Monitoring and Assessment Framework for the European Innovation Partnership on Active and Healthy Ageing



If you are a health or social care provider

Health and social care organizations as well as private insurance companies increasingly participate in the co-design of technology-based solutions and use the evidence resulting from real life pilots to assess their effectiveness and utility and take their decision to invest or to buy.

In the face of restricted budgets and the increasingly ageing population, public service providers are increasingly using Health Technology and Intervention Assessment as a way of managing healthcare budgets by providing access to care interventions that demonstrate robust clinical and economic effectiveness.

Private payers are also important users of Health Technology and Intervention Assessment which informs their coverage decisions thus impacting the adoption and use of new technologies in emerging fields such as personalized medicine.



If you are a policy maker

MAFEIP represents a valuable instrument in Health Technology and Intervention Assessment to inform policy decision making.

Actually, the importance of Health Technology and Intervention Assessment is widely recognized in Europe and beyond. It also received further acknowledgement in the WHO Resolution on “Health intervention and technology assessment in support of universal health coverage” which urged Member States to formulate and implement national strategic plans concerning capacity-building for and introduction of Health Intervention and Technology Assessment, and build upon existing best practices in transparent, evidence-informed health policy and decision-making.

MAFEIP can assess with better precision the value of the innovation for citizens and other stakeholders and support the systematic evaluation of properties, effects, and/or impacts of health technologies and interventions in different population target groups. For instance, the MAFEIP tool evaluates over a cohort of patient the incremental gain provided by the intervention under assessment. The model returns the results for each age-gender combination either for males or females, or as a weighted average for the age and gender distribution in the target population. This allows to assess the cost-effectiveness and usefulness of the proposed intervention for certain population target groups and better target policy decision based on specific needs.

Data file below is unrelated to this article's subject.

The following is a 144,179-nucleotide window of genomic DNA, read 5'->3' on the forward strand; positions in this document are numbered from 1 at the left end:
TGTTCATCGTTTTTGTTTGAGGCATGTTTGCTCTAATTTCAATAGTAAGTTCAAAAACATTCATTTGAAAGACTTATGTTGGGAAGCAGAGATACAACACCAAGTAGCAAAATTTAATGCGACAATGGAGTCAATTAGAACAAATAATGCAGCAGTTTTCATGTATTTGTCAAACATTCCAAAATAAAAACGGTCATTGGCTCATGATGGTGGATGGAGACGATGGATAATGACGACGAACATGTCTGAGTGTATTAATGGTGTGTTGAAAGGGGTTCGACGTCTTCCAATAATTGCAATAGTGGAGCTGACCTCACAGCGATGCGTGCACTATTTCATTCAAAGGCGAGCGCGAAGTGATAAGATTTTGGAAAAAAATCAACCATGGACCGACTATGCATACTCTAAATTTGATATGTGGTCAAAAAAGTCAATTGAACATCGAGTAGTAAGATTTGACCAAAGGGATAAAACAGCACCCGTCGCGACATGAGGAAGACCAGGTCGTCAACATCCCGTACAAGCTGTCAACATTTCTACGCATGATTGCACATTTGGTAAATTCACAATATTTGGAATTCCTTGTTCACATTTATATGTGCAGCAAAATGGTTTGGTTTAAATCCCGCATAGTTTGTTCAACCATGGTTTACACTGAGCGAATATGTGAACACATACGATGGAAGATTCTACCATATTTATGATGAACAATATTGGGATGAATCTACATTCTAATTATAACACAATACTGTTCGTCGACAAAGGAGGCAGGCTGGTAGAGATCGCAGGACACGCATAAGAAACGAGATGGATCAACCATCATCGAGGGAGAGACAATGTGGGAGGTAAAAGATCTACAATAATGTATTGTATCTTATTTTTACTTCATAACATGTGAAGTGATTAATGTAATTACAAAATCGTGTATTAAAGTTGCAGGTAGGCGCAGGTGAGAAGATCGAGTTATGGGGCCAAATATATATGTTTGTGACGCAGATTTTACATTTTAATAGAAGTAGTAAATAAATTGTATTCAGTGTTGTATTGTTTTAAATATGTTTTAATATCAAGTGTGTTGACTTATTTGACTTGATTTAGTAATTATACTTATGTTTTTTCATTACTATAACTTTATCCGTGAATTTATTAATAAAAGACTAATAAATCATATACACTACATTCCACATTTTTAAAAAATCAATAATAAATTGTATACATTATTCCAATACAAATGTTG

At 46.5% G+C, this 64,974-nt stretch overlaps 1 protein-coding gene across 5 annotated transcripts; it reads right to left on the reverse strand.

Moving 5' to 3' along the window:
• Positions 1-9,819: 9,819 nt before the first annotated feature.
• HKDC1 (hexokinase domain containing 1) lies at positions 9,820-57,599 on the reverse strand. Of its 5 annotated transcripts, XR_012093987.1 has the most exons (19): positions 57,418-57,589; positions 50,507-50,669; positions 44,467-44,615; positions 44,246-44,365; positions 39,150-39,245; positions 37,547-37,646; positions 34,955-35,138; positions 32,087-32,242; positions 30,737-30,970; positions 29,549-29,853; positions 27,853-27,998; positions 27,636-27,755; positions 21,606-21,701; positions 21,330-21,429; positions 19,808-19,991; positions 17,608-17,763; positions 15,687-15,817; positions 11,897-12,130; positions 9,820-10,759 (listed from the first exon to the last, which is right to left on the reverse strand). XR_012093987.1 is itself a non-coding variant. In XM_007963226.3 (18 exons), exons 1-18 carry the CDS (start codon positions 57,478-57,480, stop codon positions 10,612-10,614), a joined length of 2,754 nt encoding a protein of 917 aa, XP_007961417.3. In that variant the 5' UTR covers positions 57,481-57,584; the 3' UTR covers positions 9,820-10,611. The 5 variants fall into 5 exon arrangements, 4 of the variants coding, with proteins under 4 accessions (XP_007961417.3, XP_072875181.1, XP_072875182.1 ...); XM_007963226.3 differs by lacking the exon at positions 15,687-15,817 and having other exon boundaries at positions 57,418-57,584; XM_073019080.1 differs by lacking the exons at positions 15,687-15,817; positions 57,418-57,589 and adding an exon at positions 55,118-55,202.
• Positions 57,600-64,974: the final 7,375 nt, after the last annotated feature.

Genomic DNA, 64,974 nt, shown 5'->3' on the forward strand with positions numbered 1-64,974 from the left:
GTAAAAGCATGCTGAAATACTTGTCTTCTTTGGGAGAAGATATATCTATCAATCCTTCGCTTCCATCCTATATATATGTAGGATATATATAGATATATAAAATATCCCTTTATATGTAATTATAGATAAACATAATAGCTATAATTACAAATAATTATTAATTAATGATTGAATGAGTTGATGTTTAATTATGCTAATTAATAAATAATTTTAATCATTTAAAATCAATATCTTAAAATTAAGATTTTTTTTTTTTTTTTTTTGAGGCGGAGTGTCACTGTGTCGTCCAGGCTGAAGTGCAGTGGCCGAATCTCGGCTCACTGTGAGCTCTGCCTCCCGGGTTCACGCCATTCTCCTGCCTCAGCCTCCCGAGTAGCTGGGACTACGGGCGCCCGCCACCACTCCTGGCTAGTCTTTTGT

If you are a company

Big companies, SMEs and startups can take advantage of MAFEIP utility in assessing the potential impact of new business propositions for healthcare interventions and thus guiding the decision making process for further technology developments.

Since pricing & reimbursement (funding) policy is developing and the use of Health Technology Assessment is evolving, companies should address these issues by developing and reinforcing their both strategic and technical market access capabilities.

To this purpose, it is a valuable instrument both in the pre-market validation phase and on later stages of the product life cycle.



If you are a researcher

MAFEIP has a relevant potential to improve the quality and relevance of future research and to better serve the information needs of patients, clinicians, payers, and other decision makers by helping to identify gaps in evidence.

Despite substantial increases in public and private funding for clinical research over the last decade, research output still often fails to provide specific answers for many common, important questions posed by healthcare decision-makers.

MAFEIP offers a source of comprehensive information that could be used by researchers to better formulate research questions around key stakeholders’ needs and research funding agencies to bridge the evidence gap and prioritize those issues in the research agenda that are relevant to decision-makers.

Those it can provide important contributions to the emerging fields of comparative-effectiveness research and patient-centered outcomes research and help reduce the uncertainties that have often limited the value of research in clinical and health policy decision making.